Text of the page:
Is IDW’s Sonic the Hedgehog comic in trouble before it even begins?
After publishing with Archie Comics since 1992, the Sonic the Hedgehog comic book line is finally set to relaunch next month under a new licensee, IDW. However, will this move prove to be a lucrative one for SEGA, or did the Sonic franchise just jump on board a sinking ship?
The comic book industry as a whole is suffering from an industry-wide downturn for the last several years. DC Comics has shown some sparks of life following their soft relaunch event titled “Rebirth” in 2016, a move that Marvel Comics appears eager to duplicate with their “Fresh Start” event later this year. However, IDW’s financial future looks to be particularly bleak when compared to its competitors.
While it’s true that IDW is indeed a smaller publisher than both DC and Marvel, IDW still does not currently have a single comic book title showing in the top 100 comics sold to stores. Their best-selling book, the Teenage Mutant Ninja Turtles ongoing series, sold barely over ten thousand print copies in February. Factor in IDW’s most recent reports for the last fiscal year in which the publisher lost 400% of operational income year-to-year, and there may be legitimate reason to worry.
IDW doesn’t show many signs of stability on the corporate side either. PR manager Steven Scott left the company in early March following a series of public relations missteps. The same week, IDW chief creative officer and editor-in-chief Chris Ryall announced that he is leaving the company after 14 years. It stands to reason that this is due to the above loss of revenue. However, there is some speculation that Ryall’s exit is also due to IDW’s mismanagement of the G.I. Joe brand, the circumstances of which may very well have cost IDW a renewal deal for all of Hasbro’s licensed properties when their licensing agreement expires at the end of 2018. This would mean IDW risks losing some of its longest-running licenses including Transformers and My Little Pony, as Hasbro licenses all of its properties out as a single package.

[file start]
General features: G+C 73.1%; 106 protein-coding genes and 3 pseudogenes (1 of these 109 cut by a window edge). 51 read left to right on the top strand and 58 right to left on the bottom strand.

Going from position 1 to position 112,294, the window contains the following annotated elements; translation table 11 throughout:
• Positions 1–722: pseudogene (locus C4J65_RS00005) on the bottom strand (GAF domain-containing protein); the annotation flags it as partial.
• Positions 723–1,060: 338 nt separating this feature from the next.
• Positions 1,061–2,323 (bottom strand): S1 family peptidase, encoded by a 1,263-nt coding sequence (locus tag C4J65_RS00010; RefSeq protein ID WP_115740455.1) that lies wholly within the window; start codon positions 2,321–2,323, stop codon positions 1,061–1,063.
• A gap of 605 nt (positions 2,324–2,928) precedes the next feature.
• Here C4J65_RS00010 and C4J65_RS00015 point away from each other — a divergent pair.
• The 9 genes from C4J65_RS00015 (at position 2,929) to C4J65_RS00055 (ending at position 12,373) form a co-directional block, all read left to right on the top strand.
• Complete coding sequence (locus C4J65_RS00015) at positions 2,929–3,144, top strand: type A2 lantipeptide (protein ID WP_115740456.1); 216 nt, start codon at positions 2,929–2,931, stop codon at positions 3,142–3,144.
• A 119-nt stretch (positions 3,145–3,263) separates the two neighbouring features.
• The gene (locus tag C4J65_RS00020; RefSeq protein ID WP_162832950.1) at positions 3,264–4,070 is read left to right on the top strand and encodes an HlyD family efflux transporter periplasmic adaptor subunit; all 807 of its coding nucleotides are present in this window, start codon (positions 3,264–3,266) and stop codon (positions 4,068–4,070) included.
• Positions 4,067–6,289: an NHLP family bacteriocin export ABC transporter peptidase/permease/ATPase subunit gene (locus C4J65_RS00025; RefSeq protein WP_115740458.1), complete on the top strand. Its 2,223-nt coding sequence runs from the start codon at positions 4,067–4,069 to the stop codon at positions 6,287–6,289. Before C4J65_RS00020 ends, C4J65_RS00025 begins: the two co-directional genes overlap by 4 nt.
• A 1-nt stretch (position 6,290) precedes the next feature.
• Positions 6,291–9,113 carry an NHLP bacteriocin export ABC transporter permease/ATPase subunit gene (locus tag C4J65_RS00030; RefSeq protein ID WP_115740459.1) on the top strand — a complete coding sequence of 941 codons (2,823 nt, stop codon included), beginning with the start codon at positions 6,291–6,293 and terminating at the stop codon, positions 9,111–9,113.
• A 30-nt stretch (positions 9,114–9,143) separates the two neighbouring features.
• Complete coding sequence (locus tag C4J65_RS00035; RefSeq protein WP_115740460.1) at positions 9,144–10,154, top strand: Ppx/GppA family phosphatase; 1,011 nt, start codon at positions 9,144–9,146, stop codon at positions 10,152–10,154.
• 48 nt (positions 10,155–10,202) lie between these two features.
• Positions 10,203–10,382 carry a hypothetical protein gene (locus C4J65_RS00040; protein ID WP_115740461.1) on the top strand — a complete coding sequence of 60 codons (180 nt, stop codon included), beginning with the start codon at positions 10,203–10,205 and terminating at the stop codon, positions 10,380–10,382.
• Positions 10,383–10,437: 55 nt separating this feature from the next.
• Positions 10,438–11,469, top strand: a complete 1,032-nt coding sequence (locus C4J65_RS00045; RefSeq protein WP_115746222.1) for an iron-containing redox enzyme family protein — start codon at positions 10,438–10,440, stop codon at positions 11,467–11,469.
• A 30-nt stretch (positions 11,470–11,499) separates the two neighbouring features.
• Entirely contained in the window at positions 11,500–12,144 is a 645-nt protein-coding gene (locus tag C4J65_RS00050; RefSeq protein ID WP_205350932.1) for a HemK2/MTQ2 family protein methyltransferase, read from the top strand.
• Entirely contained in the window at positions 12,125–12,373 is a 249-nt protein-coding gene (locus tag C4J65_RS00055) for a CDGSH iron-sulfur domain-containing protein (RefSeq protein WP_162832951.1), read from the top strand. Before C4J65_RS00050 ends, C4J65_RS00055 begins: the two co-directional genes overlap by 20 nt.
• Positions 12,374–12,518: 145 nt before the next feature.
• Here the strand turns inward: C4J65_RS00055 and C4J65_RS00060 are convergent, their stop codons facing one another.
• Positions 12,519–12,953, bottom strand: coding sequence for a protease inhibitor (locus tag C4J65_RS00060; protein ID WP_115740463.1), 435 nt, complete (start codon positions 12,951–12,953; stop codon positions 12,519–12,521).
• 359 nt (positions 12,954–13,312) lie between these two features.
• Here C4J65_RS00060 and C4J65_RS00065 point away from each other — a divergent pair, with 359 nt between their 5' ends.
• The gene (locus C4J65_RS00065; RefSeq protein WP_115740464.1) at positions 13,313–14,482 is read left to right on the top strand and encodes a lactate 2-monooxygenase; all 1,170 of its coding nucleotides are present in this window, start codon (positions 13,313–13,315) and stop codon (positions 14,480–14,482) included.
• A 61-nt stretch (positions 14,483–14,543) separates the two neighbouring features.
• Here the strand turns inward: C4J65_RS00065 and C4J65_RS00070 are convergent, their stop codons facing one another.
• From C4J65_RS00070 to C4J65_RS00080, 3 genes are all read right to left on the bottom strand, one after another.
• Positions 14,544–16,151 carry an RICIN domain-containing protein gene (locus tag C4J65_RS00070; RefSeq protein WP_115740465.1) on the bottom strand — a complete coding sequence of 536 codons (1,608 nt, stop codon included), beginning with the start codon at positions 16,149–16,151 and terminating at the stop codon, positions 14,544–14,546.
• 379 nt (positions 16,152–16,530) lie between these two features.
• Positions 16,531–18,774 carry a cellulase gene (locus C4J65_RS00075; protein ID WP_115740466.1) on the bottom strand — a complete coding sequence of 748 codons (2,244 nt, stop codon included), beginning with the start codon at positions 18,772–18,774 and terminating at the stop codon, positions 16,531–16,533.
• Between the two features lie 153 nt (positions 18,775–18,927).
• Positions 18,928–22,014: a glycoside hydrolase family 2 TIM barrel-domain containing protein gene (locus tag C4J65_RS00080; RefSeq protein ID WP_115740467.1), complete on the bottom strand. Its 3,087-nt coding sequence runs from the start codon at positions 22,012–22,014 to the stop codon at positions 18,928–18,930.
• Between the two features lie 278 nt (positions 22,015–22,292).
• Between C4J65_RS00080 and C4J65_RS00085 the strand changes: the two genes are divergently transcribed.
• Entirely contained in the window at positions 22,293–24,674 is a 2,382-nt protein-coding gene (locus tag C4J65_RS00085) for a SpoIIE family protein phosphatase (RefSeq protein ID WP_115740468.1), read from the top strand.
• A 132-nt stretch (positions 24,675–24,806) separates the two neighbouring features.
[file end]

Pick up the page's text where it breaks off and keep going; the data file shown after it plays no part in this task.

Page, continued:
IDW still retains the licenses for other successful brands such as SpongeBob Squarepants and Ninja Turtles, they could certainly look to investors to help buoy their struggling brand, and their new agreement with SEGA certainly won’t hurt, either. But if IDW is not able to demonstrate marked improvements in profitability and they start losing some of their longest-running license agreements, soliciting new investors is going to be a hard sell.
Certainly SEGA seems confident that IDW was the best home for their new Sonic comic line or they never would have inked the licensing deal. However, one may wonder if there is still some institutional memory at SEGA from the Dreamcast era for recognizing a lost cause. If things continue to go poorly at IDW, will SEGA bail out, or will Sonic go down with the ship?
IDW’s new Sonic the Hedgehog series launches in April.
Richard C. Meyer did nothing wrong.